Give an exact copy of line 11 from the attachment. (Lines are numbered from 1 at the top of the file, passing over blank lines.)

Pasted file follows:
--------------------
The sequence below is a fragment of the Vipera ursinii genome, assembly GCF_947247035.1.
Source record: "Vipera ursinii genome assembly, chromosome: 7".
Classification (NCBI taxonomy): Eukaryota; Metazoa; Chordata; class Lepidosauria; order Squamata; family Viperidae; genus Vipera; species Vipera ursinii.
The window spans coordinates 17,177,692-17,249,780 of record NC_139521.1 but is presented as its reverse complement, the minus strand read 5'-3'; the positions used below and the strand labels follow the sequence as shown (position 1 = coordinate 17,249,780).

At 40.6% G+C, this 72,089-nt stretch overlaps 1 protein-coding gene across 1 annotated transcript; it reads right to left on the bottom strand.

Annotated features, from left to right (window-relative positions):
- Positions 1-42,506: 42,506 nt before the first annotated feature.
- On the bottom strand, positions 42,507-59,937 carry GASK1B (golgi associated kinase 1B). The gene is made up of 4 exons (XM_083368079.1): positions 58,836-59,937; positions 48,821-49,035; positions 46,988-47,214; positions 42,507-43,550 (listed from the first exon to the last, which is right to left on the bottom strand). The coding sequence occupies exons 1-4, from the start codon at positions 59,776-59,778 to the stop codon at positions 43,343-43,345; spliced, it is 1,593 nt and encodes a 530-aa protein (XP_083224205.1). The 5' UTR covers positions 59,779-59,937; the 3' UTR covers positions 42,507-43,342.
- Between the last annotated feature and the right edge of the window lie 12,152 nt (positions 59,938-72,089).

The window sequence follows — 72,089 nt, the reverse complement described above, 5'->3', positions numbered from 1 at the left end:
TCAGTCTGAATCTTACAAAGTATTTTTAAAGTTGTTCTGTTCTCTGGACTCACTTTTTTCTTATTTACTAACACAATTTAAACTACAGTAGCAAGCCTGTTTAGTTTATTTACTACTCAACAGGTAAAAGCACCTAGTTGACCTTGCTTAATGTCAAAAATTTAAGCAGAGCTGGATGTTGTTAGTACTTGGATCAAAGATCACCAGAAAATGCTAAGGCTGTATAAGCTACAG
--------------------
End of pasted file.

TCAGTCTGAATCTTACAAAGTATTTTTAAAGTTGTTCTGTTCTCTGGACTCACTTTTTTCTTATTTACTAACACAATTTAAACTACAGTAGCAAGCCTGTTTAGTTTATTTACTACTCAACAGGTAAAAGCACCTAGTTGACCTTGCTTAATGTCAAAAATTTAAGCAGAGCTGGATGTTGTTAGTACTTGGATCAAAGATCACCAGAAAATGCTAAGGCTGTATAAGCTACAG